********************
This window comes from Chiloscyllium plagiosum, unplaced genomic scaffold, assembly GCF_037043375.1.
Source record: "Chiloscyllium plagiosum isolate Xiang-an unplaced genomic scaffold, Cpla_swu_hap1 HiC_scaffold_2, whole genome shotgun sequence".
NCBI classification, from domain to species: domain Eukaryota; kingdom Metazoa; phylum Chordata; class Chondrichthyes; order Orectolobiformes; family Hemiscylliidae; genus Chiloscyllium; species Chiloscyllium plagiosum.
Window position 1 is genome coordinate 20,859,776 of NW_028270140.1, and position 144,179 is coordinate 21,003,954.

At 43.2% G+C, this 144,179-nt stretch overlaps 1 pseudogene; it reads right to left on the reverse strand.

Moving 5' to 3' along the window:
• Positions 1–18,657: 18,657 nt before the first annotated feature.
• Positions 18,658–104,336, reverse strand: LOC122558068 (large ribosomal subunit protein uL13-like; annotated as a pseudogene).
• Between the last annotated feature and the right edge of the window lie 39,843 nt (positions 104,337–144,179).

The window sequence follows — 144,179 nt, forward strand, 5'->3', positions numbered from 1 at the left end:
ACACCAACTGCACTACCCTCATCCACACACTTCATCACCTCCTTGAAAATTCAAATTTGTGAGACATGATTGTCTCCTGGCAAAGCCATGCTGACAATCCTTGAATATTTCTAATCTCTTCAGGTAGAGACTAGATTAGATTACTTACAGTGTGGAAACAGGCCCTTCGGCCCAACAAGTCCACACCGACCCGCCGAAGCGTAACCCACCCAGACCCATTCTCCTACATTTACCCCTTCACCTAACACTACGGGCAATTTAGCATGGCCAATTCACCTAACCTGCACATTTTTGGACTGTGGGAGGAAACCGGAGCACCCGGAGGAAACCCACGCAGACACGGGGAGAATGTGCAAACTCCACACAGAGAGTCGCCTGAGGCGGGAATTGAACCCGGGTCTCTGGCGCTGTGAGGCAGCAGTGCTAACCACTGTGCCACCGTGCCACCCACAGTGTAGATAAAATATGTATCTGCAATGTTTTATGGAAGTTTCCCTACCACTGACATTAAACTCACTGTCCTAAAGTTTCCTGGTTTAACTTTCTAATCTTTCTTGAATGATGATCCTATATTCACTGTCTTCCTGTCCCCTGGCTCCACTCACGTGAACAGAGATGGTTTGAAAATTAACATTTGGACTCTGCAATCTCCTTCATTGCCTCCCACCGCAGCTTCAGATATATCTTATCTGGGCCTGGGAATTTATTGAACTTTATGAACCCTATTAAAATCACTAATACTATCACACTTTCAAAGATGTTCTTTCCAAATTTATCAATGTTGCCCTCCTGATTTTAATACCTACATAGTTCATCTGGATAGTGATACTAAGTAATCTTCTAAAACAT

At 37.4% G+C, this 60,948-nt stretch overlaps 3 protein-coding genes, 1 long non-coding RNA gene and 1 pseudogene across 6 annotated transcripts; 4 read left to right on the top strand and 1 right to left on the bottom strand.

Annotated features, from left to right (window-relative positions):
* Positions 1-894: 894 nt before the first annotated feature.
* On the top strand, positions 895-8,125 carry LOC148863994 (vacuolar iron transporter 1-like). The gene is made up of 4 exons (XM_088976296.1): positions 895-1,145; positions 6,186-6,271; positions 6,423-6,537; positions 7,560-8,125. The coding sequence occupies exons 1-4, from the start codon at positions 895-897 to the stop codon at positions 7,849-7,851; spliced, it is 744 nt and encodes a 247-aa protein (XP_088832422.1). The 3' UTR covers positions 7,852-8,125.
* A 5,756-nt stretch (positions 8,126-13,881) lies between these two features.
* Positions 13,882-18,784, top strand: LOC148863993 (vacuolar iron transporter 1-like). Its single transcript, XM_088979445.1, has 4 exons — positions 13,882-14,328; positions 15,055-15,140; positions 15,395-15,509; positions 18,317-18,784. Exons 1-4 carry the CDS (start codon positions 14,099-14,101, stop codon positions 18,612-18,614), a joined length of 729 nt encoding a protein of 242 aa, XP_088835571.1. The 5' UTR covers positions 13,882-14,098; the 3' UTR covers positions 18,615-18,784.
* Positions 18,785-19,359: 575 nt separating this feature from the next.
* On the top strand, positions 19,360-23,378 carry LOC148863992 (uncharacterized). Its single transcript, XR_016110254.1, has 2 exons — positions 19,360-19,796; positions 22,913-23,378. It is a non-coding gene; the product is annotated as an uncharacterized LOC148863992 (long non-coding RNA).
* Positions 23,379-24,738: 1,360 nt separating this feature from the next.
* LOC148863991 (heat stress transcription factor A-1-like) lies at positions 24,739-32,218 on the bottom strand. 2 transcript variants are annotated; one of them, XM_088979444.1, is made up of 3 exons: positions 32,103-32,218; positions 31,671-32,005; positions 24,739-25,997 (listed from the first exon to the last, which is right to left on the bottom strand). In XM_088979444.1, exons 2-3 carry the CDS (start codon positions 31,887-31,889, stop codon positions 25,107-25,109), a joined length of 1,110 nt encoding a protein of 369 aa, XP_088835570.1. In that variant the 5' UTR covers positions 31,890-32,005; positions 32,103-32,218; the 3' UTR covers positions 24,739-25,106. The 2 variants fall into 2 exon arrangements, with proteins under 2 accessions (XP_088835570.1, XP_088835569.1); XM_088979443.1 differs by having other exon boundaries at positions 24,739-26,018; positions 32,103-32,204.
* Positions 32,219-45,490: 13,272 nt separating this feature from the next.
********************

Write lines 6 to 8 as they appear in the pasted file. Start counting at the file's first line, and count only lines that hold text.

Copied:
Moving 5' to 3' along the window:
• Positions 1–18,657: 18,657 nt before the first annotated feature.
• Positions 18,658–104,336, reverse strand: LOC122558068 (large ribosomal subunit protein uL13-like; annotated as a pseudogene).